Ronald Reagan asked that famous question in 1980 – and he got the response he wanted. Mitt Romney asked the same question last week – and didn’t get the answer he wanted. In fact, according to DailyKos.com (a must read political blog), his sponsored tweet hashtag #areyoubetteroff has been running about 5 to 1 in favor of “yes I am!”.
The question of whether you are better off or not than four years ago is a local question. The anecdotal evidence is a strong “yes”. Just stand outside any high-end restaurant, and you will see a line of black cars waiting for the affluent diners.
From our perspective here at RDNY.com, we’ve seen rents skyrocket the past two years. If there were a chart of rents covering the same time periods, I have no doubt you’d be looking at a ‘V’ shaped chart. Anyone who has looked for apartments for rent in New York City will tell you that the prices are as high as they’ve ever been.
Three and four years ago, landlords were offering to pay the broker’s fee if a broker would bring them a qualified renter. Today the shoe is on the other foot and NYC no fee rental apartments are once again in high demand – as landlords no longer pay the broker’s fee.
Of course, at this stage of the recovery, it’s still mostly Manhattan no fee apartments that are in strong demand. But we see the trend spreading to the boroughs.
In the New York City area, the statistics show a very substantial recovery to date. Illya Marritz reports for WNYC (New York’s best radio station) on what the numbers show:
“In New York City, and that’s the only place I am an expert on, things are better than four years ago,” Mayor Michael Bloomberg said in response to a reporter’s question earlier this
But the worst economic crisis in a generation rocked many of the financial institutions that are the backbone of the New York economy, and much has changed in a short time.
Take 70 Pine Street as an example. The landmarked art deco skyscraper is Manhattan’s fifth-tallest building. For 33 years, it was the home of AIG, the world’s largest insurer.
But AIG had to sell 70 Pine Street after the insurer collapsed in September 2008, and accepted a $182 billion pledge of government aid.
The sole remaining occupant is The Ketch, a white-tablecloth fish restaurant on the ground floor.
John Lopez, the owner, estimates AIG employees once made up 40 percent of his clientele. He recalls the autumn of 2008 in the hushed tones other people might use to discuss a sick relation.
“People were scared. Even if people had money, it wasn’t cool to have an event,” Lopez said.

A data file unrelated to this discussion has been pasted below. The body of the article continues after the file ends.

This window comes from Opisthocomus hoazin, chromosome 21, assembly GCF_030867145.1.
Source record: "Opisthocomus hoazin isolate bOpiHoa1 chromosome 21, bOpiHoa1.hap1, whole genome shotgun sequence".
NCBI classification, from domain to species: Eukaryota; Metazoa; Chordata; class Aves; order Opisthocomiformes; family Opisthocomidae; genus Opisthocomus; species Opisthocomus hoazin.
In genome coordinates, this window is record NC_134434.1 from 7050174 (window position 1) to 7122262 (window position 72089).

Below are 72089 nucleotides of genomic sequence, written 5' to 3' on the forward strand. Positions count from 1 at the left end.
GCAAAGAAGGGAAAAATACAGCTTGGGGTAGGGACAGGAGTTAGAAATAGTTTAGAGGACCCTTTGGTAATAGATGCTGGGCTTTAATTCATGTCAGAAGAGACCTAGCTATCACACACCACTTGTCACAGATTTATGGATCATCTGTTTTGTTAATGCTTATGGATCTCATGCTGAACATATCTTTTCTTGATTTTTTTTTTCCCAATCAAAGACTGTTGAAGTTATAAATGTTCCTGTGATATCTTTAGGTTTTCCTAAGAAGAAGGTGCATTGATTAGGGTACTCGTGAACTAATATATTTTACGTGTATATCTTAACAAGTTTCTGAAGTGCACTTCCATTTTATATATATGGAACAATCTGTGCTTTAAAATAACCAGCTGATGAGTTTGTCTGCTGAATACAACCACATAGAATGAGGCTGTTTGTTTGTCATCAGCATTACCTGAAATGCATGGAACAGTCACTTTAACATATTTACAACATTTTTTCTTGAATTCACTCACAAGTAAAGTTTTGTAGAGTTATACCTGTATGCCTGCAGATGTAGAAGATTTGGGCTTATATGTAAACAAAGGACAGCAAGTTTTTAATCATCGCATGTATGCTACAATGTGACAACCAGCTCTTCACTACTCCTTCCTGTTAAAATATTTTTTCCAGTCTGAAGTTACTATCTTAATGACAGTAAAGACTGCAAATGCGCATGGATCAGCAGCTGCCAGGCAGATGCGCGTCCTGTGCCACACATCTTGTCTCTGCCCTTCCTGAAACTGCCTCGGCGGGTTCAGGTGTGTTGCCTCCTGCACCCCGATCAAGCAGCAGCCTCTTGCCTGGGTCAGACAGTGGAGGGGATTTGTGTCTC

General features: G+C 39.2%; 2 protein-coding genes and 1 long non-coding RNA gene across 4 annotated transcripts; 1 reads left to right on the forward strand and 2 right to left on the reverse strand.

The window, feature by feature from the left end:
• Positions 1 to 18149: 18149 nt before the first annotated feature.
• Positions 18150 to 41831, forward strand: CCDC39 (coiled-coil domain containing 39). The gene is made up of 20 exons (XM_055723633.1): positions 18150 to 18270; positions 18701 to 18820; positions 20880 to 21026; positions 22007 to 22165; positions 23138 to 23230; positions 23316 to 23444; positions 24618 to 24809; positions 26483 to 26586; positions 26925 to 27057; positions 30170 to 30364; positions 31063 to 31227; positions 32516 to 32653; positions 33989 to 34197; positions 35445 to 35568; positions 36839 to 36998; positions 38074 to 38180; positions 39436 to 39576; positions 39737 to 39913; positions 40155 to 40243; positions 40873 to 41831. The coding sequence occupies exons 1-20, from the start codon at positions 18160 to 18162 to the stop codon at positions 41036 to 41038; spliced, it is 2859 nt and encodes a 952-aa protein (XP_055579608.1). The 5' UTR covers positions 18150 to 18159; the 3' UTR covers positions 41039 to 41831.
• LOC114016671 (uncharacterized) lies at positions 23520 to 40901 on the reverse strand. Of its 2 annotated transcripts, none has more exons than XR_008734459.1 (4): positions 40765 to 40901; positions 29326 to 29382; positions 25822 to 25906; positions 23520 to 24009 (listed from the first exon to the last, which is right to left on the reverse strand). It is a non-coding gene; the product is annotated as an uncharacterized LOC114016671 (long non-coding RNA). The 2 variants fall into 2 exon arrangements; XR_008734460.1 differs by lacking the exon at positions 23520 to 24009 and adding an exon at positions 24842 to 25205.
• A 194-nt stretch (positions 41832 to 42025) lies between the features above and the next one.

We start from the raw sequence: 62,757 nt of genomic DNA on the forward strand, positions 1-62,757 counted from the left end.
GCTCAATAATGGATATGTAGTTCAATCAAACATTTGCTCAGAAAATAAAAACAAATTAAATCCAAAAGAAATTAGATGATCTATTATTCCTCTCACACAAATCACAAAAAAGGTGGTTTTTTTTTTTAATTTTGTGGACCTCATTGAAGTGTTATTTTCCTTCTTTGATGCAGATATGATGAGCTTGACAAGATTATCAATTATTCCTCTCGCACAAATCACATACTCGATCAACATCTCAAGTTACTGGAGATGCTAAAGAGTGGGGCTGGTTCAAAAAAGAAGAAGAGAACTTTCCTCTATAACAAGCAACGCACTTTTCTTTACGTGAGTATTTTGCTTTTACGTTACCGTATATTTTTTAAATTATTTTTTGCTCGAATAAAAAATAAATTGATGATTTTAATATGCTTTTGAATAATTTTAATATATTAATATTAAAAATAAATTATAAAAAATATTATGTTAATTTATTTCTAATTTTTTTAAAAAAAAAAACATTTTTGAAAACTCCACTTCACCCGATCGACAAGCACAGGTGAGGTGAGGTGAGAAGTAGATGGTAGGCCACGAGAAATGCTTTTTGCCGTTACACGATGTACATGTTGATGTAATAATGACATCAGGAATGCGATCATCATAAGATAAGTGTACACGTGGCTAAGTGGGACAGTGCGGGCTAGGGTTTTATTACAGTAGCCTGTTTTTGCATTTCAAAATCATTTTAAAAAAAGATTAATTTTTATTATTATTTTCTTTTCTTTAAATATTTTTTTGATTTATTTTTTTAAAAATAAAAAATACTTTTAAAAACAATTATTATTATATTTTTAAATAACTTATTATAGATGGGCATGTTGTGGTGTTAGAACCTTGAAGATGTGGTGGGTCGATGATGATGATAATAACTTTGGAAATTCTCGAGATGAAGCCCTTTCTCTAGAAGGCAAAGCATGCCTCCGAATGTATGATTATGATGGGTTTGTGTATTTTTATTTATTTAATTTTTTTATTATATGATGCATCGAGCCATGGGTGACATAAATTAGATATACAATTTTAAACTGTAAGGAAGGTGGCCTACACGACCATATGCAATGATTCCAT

Eighty dollar lunches of miso-glazed salmon and chardonnay were out. But the Ketch toughed it out.
Now, new customers are showing up.
“Facebook had a group of people here,” Lopez said. “I said to my staff when I saw them come in, ‘See those young guys? That’s the future of our clientele.’”
And new potential customers will be moving in soon. After changing hands three times in four years, 70 Pine Street is being converted into a rental apartment building.
After four turbulent years, Lopez says things are improving.
And AIG? In 2009, the company moved to a smaller headquarters down the block. This week, the U.S. government sold most of its remaining stake in the insurer. Commentators marveled that a zombie company has in fact come back to life.
Here are five ways of seeing how New York’s economy has – and has not – improved in four years:
The Size of the NYC workforce.
Since August 2008, New York City has regained all the jobs lost in the great recession, and added 70,000 new positions on top of that.
After a dip in 2009, sales tax revenues have surged, fueled by tourist spending in the city center, and newly opened big-box shopping centers in residential areas. In the second quarter of 2012, the city took in $218 million more than in the comparable period four years earlier.
Banks, law firms and ad agencies downsized in 2009 and 2010, sending the vacancy rate to a peak of 11.6 percent. Since then it’s fallen, but is still roughly two points higher than in 2008.
About 30 percent more people are overnighting in city shelters today compared with 2008. The city says cuts in state aid have made it harder to move the homeless into permanent housing.
This chart of year-over-year changes in the housing price index shows the value of apartments and homes in the five boroughs cratered in 2009, and dipped again in 2011. Prices are now recovering, but still stand below early 2008 levels.
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